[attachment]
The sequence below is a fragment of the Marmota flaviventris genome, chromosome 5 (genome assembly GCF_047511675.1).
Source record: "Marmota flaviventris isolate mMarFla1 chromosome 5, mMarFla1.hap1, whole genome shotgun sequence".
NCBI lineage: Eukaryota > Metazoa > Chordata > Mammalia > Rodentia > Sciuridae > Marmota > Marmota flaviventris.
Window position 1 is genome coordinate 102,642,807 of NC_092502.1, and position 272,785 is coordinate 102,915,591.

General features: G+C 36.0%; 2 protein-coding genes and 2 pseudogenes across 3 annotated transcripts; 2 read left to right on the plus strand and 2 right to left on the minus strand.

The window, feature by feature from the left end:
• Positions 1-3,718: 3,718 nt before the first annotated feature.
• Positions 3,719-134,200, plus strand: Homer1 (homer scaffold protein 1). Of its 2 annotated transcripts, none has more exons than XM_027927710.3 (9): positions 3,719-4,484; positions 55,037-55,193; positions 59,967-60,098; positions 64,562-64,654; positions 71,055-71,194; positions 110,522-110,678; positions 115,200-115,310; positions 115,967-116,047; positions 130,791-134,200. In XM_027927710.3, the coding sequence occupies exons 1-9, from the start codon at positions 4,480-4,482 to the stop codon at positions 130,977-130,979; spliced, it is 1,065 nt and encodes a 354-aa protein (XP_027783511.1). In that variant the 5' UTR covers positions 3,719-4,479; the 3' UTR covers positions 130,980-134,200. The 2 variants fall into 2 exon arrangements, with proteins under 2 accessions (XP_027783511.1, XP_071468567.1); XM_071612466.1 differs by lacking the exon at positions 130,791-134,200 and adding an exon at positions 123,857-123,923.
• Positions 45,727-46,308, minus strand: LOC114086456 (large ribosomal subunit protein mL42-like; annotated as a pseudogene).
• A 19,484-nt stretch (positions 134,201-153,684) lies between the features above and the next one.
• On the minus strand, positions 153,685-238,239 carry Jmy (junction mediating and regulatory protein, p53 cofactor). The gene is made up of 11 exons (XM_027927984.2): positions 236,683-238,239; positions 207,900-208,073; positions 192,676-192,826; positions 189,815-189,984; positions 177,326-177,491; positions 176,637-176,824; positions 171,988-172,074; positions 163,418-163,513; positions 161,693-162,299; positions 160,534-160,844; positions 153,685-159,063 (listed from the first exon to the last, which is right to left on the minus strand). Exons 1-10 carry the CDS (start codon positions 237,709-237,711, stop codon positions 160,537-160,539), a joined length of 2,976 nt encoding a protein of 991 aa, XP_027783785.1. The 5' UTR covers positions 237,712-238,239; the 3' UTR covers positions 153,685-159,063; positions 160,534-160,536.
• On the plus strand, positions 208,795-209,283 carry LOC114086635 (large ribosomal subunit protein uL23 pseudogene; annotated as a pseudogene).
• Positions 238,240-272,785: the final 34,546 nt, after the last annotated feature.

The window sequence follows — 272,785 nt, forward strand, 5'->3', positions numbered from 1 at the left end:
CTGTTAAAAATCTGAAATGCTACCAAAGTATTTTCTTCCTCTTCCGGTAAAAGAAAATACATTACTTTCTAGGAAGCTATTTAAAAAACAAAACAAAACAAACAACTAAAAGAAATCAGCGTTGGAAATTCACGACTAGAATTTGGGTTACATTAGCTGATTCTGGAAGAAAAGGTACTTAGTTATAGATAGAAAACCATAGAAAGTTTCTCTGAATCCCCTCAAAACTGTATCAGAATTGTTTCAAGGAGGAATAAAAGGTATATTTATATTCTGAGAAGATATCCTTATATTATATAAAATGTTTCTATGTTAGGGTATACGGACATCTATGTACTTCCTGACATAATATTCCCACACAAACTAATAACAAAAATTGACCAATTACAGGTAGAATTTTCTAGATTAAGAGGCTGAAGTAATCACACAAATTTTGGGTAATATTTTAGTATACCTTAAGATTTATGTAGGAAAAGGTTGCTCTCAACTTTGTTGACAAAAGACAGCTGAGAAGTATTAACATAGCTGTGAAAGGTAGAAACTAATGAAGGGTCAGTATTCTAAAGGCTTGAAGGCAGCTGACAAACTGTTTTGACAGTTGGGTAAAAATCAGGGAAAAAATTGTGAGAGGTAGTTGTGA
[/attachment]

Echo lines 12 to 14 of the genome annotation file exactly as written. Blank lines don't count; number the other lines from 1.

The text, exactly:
• On the plus strand, positions 208,795-209,283 carry LOC114086635 (large ribosomal subunit protein uL23 pseudogene; annotated as a pseudogene).
• Positions 238,240-272,785: the final 34,546 nt, after the last annotated feature.

The window sequence follows — 272,785 nt, forward strand, 5'->3', positions numbered from 1 at the left end: